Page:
Making meaning with the DSM is a form of this inward-turning that assumes we are “free from entanglements”, as Akomolafe said, a kind of “making the world go away”, a la Mary Boyle.
If we’re operating on the assumption that we’re all “stable and coherent”, then any incoherence, any slip of “sanity”, is seen as a sign of disorder in the self, not the world around us, because we are supposedly “free” from that world, disconnected and unaffected by it.
The DSM and its disease model of suffering pulls us further and further into ourselves, separating us from the earth and the society around us that desperately need our attention and care now, more than ever.
When it comes to addressing our meaning crisis, humans need more than a checklist and a chart and a pill. We need a reason to stay alive, a purpose. We need meaningful work, deep connections, something larger than ourselves to fight for, even if we don’t see the end of that fight in our lifetimes.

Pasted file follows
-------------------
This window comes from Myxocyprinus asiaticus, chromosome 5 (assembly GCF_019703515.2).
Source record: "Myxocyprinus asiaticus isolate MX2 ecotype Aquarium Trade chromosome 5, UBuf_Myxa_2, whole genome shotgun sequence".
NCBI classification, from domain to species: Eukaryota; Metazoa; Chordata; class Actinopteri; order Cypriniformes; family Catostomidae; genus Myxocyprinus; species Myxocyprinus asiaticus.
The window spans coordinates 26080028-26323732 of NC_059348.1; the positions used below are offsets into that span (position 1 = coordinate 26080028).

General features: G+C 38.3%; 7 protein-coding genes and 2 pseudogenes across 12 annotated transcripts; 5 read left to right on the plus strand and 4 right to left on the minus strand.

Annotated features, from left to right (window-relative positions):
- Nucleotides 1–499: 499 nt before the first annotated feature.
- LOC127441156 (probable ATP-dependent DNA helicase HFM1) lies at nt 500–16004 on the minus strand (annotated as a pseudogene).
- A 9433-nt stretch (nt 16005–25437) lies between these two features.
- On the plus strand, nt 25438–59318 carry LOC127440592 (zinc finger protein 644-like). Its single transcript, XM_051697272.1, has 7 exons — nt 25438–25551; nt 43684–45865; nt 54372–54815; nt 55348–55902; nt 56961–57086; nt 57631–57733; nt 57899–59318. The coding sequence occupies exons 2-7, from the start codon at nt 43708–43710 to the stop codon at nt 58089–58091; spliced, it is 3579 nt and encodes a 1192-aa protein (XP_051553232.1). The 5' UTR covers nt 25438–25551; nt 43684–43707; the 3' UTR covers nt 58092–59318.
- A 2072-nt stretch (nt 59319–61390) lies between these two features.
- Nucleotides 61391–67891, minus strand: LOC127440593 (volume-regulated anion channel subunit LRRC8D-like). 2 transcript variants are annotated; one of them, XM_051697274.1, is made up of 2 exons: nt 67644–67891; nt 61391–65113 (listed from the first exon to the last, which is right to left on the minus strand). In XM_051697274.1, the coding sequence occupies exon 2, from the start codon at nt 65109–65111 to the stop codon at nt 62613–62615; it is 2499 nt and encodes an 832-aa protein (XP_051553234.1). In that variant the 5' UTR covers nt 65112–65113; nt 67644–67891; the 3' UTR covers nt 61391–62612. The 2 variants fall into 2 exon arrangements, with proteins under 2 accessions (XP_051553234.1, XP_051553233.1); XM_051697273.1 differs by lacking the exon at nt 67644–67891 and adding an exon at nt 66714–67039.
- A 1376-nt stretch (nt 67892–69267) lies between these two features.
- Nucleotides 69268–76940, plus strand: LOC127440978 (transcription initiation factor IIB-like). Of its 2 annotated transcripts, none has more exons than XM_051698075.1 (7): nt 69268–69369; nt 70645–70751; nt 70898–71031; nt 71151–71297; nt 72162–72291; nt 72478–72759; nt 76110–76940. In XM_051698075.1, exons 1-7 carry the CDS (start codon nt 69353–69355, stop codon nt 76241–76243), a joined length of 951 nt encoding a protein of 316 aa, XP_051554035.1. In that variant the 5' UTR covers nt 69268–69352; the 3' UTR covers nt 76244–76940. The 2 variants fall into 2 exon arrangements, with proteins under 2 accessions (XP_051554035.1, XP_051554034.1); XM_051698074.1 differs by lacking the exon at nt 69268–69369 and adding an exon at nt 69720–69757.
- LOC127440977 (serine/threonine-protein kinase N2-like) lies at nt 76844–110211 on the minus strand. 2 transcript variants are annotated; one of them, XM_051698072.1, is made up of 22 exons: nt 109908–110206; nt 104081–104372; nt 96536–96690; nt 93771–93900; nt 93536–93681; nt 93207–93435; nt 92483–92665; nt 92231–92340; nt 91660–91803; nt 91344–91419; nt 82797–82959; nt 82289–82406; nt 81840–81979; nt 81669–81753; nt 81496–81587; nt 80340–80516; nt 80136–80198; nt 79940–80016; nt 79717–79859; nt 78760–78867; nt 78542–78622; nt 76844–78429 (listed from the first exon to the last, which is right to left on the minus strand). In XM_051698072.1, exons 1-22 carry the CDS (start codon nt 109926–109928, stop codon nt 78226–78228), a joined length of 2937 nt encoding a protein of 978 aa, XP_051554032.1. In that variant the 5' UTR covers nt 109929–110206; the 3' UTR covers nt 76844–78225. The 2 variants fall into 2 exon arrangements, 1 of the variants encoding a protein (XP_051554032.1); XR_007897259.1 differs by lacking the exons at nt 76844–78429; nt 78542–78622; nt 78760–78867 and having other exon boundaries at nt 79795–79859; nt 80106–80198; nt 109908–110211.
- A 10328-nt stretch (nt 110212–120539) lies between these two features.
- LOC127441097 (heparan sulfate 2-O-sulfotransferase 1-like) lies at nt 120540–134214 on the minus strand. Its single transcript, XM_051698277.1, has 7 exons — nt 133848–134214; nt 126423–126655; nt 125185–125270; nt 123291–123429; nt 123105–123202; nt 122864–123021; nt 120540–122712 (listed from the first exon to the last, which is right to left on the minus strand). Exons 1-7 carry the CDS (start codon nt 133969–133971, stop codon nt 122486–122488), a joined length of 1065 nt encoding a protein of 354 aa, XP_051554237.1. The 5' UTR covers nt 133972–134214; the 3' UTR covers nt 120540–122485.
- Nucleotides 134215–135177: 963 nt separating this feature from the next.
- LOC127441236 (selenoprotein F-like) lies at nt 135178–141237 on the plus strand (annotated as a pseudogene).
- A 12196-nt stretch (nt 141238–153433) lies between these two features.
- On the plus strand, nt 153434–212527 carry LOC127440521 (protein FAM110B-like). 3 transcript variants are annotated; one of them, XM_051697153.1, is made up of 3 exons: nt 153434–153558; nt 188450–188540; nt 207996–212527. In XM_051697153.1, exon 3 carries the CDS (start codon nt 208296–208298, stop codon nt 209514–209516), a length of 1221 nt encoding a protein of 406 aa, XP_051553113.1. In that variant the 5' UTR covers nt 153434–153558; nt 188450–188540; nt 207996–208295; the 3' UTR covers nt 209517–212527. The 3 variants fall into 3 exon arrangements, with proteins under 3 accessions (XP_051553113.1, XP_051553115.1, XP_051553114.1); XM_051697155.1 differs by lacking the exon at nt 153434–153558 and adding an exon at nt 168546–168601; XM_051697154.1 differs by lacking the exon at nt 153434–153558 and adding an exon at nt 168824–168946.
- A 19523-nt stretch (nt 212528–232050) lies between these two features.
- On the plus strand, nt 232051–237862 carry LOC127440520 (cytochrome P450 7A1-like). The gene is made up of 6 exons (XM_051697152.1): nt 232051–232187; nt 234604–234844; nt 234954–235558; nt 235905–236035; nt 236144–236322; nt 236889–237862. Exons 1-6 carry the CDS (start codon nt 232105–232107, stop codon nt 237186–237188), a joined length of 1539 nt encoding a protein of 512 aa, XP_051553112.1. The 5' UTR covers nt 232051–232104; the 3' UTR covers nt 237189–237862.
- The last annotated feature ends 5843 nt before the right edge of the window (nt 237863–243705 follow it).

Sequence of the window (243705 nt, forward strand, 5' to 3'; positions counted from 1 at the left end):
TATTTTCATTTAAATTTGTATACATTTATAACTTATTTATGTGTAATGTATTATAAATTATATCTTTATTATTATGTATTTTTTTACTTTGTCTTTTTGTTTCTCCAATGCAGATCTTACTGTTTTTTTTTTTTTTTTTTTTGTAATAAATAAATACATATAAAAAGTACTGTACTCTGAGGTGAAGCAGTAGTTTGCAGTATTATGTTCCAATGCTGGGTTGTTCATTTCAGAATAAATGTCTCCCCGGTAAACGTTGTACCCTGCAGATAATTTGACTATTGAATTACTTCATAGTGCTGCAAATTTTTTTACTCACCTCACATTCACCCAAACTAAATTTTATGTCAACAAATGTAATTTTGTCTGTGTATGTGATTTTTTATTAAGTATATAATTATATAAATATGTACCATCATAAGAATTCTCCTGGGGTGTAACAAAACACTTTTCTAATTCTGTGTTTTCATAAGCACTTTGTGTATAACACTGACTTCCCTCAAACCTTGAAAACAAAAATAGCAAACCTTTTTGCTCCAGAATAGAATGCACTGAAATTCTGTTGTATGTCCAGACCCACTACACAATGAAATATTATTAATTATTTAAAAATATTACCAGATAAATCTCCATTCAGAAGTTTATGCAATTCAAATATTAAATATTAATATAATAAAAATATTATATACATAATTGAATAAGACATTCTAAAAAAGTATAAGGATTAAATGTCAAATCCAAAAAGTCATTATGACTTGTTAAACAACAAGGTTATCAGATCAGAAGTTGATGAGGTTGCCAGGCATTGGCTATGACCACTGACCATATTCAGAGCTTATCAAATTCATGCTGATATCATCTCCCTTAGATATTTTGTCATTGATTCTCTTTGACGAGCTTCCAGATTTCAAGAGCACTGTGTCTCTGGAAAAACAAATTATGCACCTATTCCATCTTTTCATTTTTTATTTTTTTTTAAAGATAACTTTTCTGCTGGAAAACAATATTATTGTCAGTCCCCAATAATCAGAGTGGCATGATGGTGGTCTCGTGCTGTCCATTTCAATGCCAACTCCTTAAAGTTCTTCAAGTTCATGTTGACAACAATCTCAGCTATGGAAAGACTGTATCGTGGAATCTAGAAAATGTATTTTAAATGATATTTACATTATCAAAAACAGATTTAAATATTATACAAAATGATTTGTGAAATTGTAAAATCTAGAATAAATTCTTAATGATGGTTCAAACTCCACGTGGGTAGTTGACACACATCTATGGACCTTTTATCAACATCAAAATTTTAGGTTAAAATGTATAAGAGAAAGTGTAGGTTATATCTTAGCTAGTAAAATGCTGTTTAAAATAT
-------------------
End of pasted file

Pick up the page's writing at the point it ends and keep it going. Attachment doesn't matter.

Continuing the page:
I’ll leave you with a paragraph that’s been stuck in my brain ever since I read it, from an interview with Hans Skott-Mhyre:
The struggle for liberation under systems of really pernicious oppression is life-affirming in and of itself. You don’t have to get to the end of it for it to be life-affirming. The mistake people make with burnout is that they burn out because they’re constantly expecting it to get better. They don’t understand that what’s getting better is your ability to affirm your life, affirm your living self, affirm your relationships, love, and care.